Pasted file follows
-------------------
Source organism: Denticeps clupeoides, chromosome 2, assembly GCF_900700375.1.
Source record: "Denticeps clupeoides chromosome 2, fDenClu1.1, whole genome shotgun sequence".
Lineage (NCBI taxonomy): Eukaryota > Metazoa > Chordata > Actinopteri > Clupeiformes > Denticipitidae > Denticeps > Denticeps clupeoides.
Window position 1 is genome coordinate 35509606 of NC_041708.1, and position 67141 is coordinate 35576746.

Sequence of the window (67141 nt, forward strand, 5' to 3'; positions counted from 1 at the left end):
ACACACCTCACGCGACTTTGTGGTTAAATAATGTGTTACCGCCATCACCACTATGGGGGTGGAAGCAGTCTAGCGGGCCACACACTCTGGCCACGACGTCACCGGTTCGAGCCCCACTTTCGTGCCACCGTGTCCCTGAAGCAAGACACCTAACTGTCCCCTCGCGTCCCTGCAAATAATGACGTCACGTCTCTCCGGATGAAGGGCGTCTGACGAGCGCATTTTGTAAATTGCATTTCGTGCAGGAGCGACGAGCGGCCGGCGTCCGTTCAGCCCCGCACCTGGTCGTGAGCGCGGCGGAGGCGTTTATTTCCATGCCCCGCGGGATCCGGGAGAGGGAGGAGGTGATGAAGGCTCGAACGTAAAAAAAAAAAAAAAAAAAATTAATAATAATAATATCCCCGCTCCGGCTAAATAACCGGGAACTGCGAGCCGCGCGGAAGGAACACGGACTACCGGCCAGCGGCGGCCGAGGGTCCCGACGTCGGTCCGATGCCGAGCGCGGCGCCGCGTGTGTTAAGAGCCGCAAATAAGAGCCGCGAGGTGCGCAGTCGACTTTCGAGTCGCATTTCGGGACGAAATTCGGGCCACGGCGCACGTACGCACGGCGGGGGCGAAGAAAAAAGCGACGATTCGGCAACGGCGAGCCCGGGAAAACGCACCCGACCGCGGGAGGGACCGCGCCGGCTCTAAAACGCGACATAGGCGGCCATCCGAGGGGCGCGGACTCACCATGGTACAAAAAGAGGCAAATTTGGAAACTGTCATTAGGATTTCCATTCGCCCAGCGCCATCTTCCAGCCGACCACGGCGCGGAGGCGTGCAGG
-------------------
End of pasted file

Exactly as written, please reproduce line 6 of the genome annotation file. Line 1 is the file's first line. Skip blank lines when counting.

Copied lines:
ACACACCTCACGCGACTTTGTGGTTAAATAATGTGTTACCGCCATCACCACTATGGGGGTGGAAGCAGTCTAGCGGGCCACACACTCTGGCCACGACGTCACCGGTTCGAGCCCCACTTTCGTGCCACCGTGTCCCTGAAGCAAGACACCTAACTGTCCCCTCGCGTCCCTGCAAATAATGACGTCACGTCTCTCCGGATGAAGGGCGTCTGACGAGCGCATTTTGTAAATTGCATTTCGTGCAGGAGCGACGAGCGGCCGGCGTCCGTTCAGCCCCGCACCTGGTCGTGAGCGCGGCGGAGGCGTTTATTTCCATGCCCCGCGGGATCCGGGAGAGGGAGGAGGTGATGAAGGCTCGAACGTAAAAAAAAAAAAAAAAAAAATTAATAATAATAATATCCCCGCTCCGGCTAAATAACCGGGAACTGCGAGCCGCGCGGAAGGAACACGGACTACCGGCCAGCGGCGGCCGAGGGTCCCGACGTCGGTCCGATGCCGAGCGCGGCGCCGCGTGTGTTAAGAGCCGCAAATAAGAGCCGCGAGGTGCGCAGTCGACTTTCGAGTCGCATTTCGGGACGAAATTCGGGCCACGGCGCACGTACGCACGGCGGGGGCGAAGAAAAAAGCGACGATTCGGCAACGGCGAGCCCGGGAAAACGCACCCGACCGCGGGAGGGACCGCGCCGGCTCTAAAACGCGACATAGGCGGCCATCCGAGGGGCGCGGACTCACCATGGTACAAAAAGAGGCAAATTTGGAAACTGTCATTAGGATTTCCATTCGCCCAGCGCCATCTTCCAGCCGACCACGGCGCGGAGGCGTGCAGG